It’s Getting’ Hot In Here: Seoul Gets Sweaty for the Environment

Posted by Codi Hauka & filed under Pop Culture.

Esther Frid holds "El Atardecer de la Vida," a book she wrote about the stories of seven senior Latin American women living in Canada

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In about a month, I will be moving to Japan. I have never been there before and, of course, have many questions about what living there will entail. And perhaps the number one thing I’ve been told so far is that it’s hot. So hot. The next thing I’ve been told? Wear formal business attire until your supervisor tells you otherwise. That combined with the apparently “weak” deodorant available in Japan has me somewhat concerned about my own comfort and body odor.

At least I’ll be in good company, as government workers in Seoul, South Korea, are struggling through a hot, non-air conditioned summer in full suits. Strict dress codes have left an unsavory taste in the air of many offices. So why would the government subject their workers and their own sensory system to such a sweaty season? It’s actually for a good cause, cutting down electricity consumption and working towards more environmentally friendly policies.

The President of South Korea has attempted to ease the dress code by allowing workers to show off a bit of arm and leg—the shorts and polo combo is the new summer suit that workers can don to combat the heat. I can only hope that the same goes in Japan. Yet many businessmen continue to dress to the nines in their pants and jackets. Why would you subject yourself to such torture?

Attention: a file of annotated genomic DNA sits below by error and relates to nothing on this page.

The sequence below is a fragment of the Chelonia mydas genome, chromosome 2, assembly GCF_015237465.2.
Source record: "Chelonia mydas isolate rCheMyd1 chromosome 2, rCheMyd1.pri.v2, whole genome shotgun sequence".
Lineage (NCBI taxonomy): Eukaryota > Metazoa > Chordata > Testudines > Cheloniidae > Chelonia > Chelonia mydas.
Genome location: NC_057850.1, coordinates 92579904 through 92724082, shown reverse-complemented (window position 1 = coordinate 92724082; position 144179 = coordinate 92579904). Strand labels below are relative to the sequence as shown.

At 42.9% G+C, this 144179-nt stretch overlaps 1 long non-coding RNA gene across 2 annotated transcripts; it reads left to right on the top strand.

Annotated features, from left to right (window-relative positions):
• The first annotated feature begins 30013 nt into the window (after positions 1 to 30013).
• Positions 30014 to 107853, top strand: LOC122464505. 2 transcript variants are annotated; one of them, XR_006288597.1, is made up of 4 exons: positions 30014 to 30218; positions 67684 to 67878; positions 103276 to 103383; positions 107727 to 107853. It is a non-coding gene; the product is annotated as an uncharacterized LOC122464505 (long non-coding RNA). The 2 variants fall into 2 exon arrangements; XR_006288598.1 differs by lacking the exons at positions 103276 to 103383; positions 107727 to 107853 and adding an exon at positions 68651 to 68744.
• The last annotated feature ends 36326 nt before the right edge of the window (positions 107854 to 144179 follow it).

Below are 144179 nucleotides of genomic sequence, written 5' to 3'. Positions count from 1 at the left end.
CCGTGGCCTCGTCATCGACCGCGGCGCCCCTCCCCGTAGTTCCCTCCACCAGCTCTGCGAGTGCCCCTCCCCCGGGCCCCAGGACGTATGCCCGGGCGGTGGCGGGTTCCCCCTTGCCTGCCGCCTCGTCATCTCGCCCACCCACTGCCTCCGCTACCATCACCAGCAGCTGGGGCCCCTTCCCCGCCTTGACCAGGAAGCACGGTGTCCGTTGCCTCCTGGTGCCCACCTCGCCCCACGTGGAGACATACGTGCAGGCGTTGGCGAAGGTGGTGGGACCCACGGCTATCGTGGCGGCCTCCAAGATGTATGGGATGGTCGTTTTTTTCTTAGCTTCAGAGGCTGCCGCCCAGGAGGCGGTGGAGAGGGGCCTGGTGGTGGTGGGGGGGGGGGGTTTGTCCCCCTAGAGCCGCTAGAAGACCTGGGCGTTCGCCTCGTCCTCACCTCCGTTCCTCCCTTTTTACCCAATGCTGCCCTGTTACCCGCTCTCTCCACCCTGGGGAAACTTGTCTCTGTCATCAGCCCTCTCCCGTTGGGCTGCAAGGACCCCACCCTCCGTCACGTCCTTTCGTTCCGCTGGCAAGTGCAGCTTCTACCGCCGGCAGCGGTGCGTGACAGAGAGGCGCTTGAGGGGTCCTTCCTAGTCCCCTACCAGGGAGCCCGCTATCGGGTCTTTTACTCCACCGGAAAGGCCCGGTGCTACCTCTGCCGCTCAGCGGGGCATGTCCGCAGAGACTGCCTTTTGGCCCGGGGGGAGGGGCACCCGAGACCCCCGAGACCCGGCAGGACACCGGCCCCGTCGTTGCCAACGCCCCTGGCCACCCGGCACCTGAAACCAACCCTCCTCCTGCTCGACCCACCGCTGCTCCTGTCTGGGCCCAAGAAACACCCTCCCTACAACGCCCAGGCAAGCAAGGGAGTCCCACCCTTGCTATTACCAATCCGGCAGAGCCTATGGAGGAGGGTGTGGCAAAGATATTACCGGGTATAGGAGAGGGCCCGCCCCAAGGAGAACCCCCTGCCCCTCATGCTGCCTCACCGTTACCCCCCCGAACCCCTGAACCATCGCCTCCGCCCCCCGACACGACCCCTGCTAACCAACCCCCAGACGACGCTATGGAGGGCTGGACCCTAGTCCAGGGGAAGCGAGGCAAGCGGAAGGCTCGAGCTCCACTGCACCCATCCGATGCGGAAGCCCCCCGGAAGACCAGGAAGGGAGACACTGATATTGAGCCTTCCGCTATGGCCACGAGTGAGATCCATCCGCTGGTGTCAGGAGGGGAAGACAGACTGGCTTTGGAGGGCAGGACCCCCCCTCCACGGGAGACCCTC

Think about when you see someone wearing a particularly dashing suit—doesn’t part of you ascribe some level of importance to him or her? In South Korea, it remains an important way of presenting your authority, which explains why some are reluctant to lower their social status by dressing like they’re supposed to be at home relaxing.

Men and women continue to wear their suits, coming up with other methods to cool down, whatever they may be. Yet clearly, clothing still bears great importance in terms of showing social status, respect, and ambition. Is this a good or bad thing? If it is being done in the name of environmental sustainability, then kudos to all those office workers. But if you have the option of wearing lighter attire to your air-conditioned office, is it really that humiliating to denounce your suit status in lieu of comfort? In a bizarre struggle between psychology, tradition, and environmental sustainability, the people in Seoul have chosen a hotter, sweatier path to virtue.



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